Yesterday evening I received the following e-mail from State Representative Ron Maag from Ohio. It’s a helluva read into the reality about the gun issue in Ohio and who is on what side.
In 2008, we as gun advocates were sold a false bill of goods, as Governor Ted Strickland campaigned for then candidate Barack Obama in Ohio. Strickland made a promise to all gun owners in Ohio that they could be assured that Obama would be strong on gun rights if elected President. “If you are a hunter or a gun owner, you have nothing to fear from Barack Obama,” said Strickland (Columbus Dispatch, 10/10/2008). “You spread the word – Ted Strickland said so,” he added.
In 2010, we have a duty as defenders of the second amendment to hold Strickland accountable for his promise, and for his role in helping to elect a President who does not share our values on gun rights.
The real Obama record on guns:
- Obama: “…assault weapons have only one purpose, to kill people. I think it is a scandal that this president did not authorize a renewal of the assault weapons ban.”
- Obama: “I am consistently on record and will continue to be on record as opposing concealed carry.”
- In 2000, Senator Obama cosponsored a bill to limit handgun purchases to one per month.
- He voted against letting people violate local weapons bans in cases of self-defense.
While we can hope that the President never acts according to his true colors on gun rights, we must remember that promises were made by our current governor – promises that now look like the standard political pandering that we have come to expect from him, and from countless politicians who, at election time, give lip service to gun rights in search of our support.
Governor Strickland is the embodiment of this type of opportunistic political posturing, as evidenced by this 2006 Dayton Daily News editorial column:
All of which is little bit funny to somebody who remembers how Strickland’s strict anti-control position emerged. By Strickland’s own account, it emerged in some measure in a meeting with this newspaper’s editorial board. It was 1992. Strickland, having failed to get elected to Congress in three tries, the most recent being 1980, was running in a newly created district. In the campaign, gun control inevitably came up, and Strickland said that, while he didn’t personally have any problem with gun control, he felt that his would-be constituents in rural Ohio did. And he thought he should honor their views. This wasn’t the first time he had expressed himself on gun control. The Republicans eventually surfaced a Strickland quote from 1976: “I personally do not like guns and I do not own a gun.” [Editorial by Martin Gottlieb, Dayton Daily News, 5/17/06]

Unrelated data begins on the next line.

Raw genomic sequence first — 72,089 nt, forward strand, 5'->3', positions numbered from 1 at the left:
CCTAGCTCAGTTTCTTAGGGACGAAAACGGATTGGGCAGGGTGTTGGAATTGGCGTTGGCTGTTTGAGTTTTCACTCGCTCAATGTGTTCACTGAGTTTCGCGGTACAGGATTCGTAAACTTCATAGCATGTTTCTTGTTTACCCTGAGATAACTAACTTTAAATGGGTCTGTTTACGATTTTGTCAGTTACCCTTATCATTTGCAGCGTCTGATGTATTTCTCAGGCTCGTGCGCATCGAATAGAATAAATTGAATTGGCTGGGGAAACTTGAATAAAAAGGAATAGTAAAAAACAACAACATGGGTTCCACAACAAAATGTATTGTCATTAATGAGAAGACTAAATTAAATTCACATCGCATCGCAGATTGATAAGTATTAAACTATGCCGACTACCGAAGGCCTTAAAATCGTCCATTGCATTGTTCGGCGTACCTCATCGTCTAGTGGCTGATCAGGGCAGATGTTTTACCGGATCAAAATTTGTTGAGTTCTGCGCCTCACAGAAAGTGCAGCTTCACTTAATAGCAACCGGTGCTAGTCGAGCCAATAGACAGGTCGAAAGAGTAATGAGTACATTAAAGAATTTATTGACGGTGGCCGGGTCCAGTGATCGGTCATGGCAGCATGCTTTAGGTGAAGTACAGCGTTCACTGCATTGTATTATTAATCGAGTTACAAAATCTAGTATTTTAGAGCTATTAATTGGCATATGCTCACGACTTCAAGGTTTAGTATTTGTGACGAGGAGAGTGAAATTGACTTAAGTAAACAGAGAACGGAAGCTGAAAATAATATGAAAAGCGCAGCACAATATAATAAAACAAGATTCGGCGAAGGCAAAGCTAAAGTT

I am a lifetime member of the National Rifle Association, an NRA certified pistol instructor and a concealed carry instructor. I am also a State Representative in the Ohio General Assembly, serving the 35th House District, comprised of parts of Warren and Hamilton counties. Accordingly, I can recognize better than most when a candidate for elected office is playing politics with the gun issue, and when they are a friend to our cause.
John Kasich is such a friend.
John is a gun owner and strong supporter of the Second Amendment. He understands the concerns of Americans who own a gun for self-defense, as well as the issues impacting hunters and sportsmen. During his time in Congress, he was regularly endorsed and financially supported by the NRA, and has stated publicly that he has “probably agreed more with the NRA than my wife has agreed with me.”
John understands that people have a right to defend themselves, their families, and their property, whether it’s concealed carry or the home Castle Doctrine. Most importantly, his record on guns should be judged on the totality of his career – not simply by his vote on the 1994 crime bill.
He recognizes that the assault weapon ban was bad policy and has stated so publicly. As a guest host on The O’Reilly Factor in 2005, John said, “I actually voted to limit some guns. I voted to ban the assault weapons. You know what I’ve concluded after that? Banning all these guns and passing all these laws isn’t going to fix it.” While addressing a gang concern during that same show, John added, “…don’t blame the gun, blame the problem.”
While it remains a while off, the 2010 election will be critical to Ohio second amendment supporters, and all of us recognize that at any moment and with a simple stroke of the pen, the White House could significantly impede our ability to bear arms. As Ted Strickland was complicit in electing a President who threatens our values and our rights, we therefore owe it to ourselves and our cause to give John Kasich a serious look for governor.
State Representative Ron Maag, House District 35